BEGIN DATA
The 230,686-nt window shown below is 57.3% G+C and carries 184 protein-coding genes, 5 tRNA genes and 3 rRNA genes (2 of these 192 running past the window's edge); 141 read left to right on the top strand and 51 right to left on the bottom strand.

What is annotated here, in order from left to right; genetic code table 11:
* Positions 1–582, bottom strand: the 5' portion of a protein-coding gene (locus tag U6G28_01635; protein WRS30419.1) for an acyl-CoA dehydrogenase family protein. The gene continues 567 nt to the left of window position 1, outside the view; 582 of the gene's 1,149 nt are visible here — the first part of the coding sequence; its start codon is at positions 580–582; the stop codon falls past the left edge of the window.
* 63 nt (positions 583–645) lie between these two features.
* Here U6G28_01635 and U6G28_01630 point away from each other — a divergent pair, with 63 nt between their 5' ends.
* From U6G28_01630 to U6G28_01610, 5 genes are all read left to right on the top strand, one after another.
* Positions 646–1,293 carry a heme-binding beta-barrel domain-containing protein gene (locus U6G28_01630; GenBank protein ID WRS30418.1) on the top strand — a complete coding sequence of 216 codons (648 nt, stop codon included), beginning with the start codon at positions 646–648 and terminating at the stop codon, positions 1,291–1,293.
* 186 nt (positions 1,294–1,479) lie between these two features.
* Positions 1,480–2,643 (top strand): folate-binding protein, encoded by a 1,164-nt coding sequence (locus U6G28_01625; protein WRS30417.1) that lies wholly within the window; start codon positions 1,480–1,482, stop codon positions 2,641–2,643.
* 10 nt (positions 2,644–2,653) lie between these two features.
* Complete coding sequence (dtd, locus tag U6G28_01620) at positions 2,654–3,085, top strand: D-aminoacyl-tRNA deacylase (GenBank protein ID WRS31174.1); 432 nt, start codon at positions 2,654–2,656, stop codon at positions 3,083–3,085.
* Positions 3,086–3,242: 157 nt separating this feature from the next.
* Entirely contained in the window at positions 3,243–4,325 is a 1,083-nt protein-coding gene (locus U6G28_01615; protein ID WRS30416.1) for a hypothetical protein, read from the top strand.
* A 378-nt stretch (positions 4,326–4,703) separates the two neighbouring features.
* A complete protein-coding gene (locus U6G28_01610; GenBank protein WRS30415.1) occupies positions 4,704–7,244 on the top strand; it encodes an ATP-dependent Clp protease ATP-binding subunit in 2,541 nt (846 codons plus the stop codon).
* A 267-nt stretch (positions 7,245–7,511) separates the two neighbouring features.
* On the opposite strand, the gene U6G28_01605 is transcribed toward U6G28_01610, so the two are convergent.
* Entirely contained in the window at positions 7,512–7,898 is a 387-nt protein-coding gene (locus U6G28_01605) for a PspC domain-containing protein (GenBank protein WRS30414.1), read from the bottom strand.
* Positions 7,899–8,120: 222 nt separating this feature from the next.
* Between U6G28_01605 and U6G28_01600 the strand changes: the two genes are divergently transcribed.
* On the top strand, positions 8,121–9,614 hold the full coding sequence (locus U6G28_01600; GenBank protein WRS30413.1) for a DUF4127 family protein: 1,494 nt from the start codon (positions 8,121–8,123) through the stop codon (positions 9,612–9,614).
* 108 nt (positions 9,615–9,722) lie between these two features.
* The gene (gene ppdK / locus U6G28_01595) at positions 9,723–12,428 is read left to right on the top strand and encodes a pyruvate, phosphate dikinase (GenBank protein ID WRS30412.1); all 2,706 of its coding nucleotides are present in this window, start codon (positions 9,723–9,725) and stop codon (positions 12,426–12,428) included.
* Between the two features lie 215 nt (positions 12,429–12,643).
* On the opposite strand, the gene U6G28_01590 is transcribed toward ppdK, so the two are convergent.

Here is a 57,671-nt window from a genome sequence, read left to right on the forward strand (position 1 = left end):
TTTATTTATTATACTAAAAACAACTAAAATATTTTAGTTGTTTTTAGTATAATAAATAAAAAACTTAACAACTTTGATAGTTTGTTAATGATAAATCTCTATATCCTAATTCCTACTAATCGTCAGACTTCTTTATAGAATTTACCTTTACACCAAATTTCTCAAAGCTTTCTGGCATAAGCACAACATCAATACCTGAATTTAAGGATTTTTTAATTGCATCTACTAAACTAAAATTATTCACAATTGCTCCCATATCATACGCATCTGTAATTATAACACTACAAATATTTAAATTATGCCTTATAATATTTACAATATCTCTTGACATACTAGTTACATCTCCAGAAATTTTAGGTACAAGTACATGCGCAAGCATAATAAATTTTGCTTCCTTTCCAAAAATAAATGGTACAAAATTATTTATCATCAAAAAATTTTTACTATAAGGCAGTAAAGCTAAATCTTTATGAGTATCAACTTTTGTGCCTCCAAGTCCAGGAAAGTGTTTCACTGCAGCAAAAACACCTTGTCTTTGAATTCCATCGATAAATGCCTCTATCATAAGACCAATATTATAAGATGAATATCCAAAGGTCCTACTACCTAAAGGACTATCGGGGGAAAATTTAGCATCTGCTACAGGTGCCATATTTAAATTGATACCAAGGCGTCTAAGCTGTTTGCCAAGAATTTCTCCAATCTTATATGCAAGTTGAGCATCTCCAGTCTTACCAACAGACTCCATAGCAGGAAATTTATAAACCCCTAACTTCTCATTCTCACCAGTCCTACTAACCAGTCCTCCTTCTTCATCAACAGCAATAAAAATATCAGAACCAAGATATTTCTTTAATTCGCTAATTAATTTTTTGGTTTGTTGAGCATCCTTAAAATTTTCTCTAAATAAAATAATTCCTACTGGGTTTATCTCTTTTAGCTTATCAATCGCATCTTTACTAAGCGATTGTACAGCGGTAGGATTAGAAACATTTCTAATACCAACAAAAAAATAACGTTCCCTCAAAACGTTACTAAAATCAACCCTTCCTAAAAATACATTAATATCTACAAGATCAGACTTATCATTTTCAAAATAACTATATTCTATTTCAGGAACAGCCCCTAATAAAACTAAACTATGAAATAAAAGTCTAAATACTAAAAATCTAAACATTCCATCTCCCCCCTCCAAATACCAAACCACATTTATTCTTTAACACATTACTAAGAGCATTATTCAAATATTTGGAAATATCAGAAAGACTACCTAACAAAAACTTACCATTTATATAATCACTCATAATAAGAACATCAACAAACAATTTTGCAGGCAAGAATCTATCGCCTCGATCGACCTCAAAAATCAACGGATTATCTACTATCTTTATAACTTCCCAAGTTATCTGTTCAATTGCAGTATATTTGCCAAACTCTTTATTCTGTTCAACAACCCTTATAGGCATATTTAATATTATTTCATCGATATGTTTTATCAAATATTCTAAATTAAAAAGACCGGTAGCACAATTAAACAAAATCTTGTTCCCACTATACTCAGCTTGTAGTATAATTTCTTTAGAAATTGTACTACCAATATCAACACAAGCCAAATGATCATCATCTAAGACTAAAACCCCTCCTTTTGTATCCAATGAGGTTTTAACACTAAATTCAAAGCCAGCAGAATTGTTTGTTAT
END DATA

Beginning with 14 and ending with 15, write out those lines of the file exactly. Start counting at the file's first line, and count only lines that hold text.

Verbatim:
* A 378-nt stretch (positions 4,326–4,703) separates the two neighbouring features.
* A complete protein-coding gene (locus U6G28_01610; GenBank protein WRS30415.1) occupies positions 4,704–7,244 on the top strand; it encodes an ATP-dependent Clp protease ATP-binding subunit in 2,541 nt (846 codons plus the stop codon).